Cape Town - South Africa's David Gatebe has broken the 'down' record in this year's Comrades Marathon.

Gatebe, running for the TomTom Athletics Club, stopped the clock in a time of 5:18.19, breaking Russian Leonid Shvetsov's 2007 record of 5:20.49.

Shvetsov has since been implicated in a doping scandal.

Gatebe, who won the Old Mutual Two Oceans Marathon in 2013, pocketed R1.14 million for his efforts - R400 000 for the victory, R400 000 for the new record, R190 000 for being the first South African home - and a bonus of R150 000* for being a South African winner put up by the Department of Sport and Recreation South Africa.

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Rafiq Wagiet | about an hour ago

DURBAN – The 2016 Comrades Marathon is officially underway. 

The start gun was fired outside the Pietermaritzburg City Hall a short while ago.

Close to 22,000 runners are now making their way from Pietermaritzburg to Durban, to run exactly 89 kilometres and 208 metres.

They'll run over the popular shorts and through the Valley of a Thousand Hills before ending at Kingsmead Cricket Stadium in the Durban CBD.

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Olympics should move due to Zika concerns, say 150 experts

An open letter signed by 150 international doctors, scientists and researchers Friday called for the upcoming Olympic Games in Rio de Janeiro to be moved or delayed due to the Zika virus.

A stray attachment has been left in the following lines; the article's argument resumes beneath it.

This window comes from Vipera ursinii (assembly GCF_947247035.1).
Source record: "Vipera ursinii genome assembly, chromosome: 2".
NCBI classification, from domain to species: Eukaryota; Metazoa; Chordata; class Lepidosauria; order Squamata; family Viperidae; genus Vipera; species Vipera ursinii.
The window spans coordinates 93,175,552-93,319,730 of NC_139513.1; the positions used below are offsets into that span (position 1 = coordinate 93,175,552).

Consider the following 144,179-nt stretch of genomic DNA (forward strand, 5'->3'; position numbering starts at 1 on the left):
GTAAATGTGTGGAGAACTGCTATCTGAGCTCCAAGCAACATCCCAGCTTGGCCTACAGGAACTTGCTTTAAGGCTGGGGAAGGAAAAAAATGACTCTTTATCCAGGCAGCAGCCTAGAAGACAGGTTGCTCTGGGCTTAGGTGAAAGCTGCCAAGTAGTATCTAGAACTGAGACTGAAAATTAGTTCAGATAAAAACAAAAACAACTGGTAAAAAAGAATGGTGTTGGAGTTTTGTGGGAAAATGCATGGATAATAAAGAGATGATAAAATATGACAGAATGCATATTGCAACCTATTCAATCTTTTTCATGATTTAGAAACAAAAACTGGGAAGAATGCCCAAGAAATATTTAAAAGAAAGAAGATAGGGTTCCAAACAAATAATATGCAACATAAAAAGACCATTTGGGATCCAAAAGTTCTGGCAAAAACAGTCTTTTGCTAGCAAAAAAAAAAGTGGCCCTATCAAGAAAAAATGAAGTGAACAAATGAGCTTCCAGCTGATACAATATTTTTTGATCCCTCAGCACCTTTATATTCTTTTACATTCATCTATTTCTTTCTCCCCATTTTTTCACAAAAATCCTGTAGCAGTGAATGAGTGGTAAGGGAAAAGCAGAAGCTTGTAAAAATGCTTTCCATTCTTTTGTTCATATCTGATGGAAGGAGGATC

Published: May 28, 2016, 7:41 a.m. by AFP

To press on with the Games in Rio, the second most affected city in Brazil by the Zika crisis, would be "irresponsible" and "unethical," the letter argued.

"Our greater concern is for global health. The Brazilian strain of Zika virus harms health in ways that science has not observed before," said the letter, signed by experts in the United States, Britain, Canada, Norway, the Philippines, Japan, Brazil, South Africa, Turkey, and Lebanon, among others.

"An unnecessary risk is posed when 500,000 foreign tourists from all countries attend the Games, potentially acquire that strain, and return home to places where it can become endemic," it said.

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Korean Air passengers recall near-disaster at Tokyo airport

WORLD Saturday 28 May 2016 - 6:13am

SEOUL - Passengers of a Korean Air plane recalled the terrifying moment one of the aircraft's twin engines caught fire as it was gaining speed for take-off at Tokyo's Haneda airport.

All 302 passengers and 17 crew members were evacuated safely from the Korean Air Boeing 777 on Friday, escaping down the plane's inflatable emergency evacuation slides onto the runway.

"As the plane was picking up speed to take off, there was a bang and I saw a plume of black smoke rising from the wing," Keum Min-Woo told journalists after the passengers arrived in Seoul on an alternative flight late Friday.